Ethics and the Virtual Law Office

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Originally published in St. Louis Lawyer - February 2013.

In the December 2012 issue of Forbes, the article “You Don't Have To Quit Lawyering To Have A Life” extols the virtues of a “virtual law practice.” Meanwhile, legal news sources report that a Virginia disciplinary panel has determined lawyer Atchuthan Sriskandarah should be reprimanded for promoting and operating his virtual law practice in violation of Virginia’s Rules of Professional Conduct. See Virginia State Bar v. Sriskandarah, Case No. CL 2012-4137 (VSB Docket 10-022-081527) (Cir. Ct. Fairfax County, June 28, 2012).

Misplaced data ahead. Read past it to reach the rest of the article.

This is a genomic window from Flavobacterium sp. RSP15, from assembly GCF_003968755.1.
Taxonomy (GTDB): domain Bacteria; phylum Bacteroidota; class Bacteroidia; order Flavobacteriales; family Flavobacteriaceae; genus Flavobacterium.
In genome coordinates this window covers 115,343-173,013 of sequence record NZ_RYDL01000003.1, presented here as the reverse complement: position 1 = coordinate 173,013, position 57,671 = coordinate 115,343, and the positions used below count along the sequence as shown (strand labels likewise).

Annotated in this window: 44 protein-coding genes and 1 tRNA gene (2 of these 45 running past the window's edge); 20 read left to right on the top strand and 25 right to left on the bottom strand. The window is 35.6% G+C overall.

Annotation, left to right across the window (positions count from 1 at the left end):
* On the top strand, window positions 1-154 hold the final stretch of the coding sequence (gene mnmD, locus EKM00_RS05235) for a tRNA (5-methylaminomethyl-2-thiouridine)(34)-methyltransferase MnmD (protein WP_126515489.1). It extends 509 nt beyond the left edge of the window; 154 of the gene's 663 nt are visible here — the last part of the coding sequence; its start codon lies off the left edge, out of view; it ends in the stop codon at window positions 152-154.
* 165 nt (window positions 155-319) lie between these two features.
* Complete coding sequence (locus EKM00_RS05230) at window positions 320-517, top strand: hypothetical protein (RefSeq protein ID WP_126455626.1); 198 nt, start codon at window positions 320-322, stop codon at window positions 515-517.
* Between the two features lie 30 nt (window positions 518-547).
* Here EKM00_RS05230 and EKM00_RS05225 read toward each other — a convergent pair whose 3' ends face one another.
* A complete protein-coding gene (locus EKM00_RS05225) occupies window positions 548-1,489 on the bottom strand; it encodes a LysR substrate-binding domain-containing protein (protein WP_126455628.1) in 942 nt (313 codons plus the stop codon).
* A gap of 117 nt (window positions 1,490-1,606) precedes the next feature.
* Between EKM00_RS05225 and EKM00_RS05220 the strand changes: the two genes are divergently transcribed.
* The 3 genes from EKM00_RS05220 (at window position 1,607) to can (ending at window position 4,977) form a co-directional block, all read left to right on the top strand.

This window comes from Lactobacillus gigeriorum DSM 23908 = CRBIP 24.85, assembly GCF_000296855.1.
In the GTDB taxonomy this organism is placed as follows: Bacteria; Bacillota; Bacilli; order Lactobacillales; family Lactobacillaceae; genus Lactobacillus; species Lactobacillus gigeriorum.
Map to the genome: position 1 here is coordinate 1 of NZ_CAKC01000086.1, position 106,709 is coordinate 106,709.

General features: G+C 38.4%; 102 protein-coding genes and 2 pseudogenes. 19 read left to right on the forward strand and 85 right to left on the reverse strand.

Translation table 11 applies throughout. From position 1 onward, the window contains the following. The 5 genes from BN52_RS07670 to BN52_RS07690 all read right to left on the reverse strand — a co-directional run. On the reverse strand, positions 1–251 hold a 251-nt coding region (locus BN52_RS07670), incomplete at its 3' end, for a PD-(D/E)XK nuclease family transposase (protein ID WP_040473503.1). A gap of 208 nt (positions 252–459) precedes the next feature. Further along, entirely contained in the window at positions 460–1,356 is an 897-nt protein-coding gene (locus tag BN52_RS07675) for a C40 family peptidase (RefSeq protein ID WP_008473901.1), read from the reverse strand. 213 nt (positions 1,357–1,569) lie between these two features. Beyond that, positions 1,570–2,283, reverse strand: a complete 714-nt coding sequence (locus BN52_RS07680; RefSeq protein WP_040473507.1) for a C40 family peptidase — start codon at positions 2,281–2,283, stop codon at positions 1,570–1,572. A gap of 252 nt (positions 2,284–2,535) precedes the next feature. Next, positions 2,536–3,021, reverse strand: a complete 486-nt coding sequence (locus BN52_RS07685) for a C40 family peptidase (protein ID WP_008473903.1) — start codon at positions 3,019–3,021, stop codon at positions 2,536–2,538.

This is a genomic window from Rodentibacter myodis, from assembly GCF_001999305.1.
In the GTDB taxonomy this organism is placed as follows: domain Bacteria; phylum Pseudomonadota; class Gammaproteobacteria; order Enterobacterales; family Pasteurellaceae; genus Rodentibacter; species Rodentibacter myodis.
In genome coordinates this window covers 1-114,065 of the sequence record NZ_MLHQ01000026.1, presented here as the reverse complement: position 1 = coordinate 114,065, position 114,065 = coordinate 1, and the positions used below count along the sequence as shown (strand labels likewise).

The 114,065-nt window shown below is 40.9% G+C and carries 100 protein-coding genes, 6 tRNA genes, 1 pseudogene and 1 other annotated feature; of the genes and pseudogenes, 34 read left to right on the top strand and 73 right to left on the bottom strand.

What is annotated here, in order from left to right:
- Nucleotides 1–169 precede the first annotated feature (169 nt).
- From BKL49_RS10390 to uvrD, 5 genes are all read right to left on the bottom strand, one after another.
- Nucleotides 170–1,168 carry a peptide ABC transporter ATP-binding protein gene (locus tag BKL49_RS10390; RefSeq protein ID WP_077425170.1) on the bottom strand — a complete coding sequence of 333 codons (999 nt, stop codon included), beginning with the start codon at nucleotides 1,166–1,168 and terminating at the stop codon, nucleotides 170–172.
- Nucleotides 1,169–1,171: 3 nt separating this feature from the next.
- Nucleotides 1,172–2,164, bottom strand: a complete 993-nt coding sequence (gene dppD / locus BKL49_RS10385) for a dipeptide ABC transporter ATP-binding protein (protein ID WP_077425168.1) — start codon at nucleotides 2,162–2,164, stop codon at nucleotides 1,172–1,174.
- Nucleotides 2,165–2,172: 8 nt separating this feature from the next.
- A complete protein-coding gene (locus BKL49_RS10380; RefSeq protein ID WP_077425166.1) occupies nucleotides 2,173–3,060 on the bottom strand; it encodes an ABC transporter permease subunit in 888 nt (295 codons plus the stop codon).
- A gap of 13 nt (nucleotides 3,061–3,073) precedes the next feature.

Seeking to harmonize such messages, this column offers practical guidance on how lawyers can operate a virtual practice in compliance with the ethics rules.

As explained in the Forbes article, a virtual law office (or VLO) is “a law firm, run by a lawyer or group of lawyers, that meets the legal needs of its clients securely over the internet and through other technological tools.”

Please see full article below for more information.

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DISCLAIMER: Because of the generality of this update, the information provided herein may not be applicable in all situations and should not be acted upon without specific legal advice based on particular situations.

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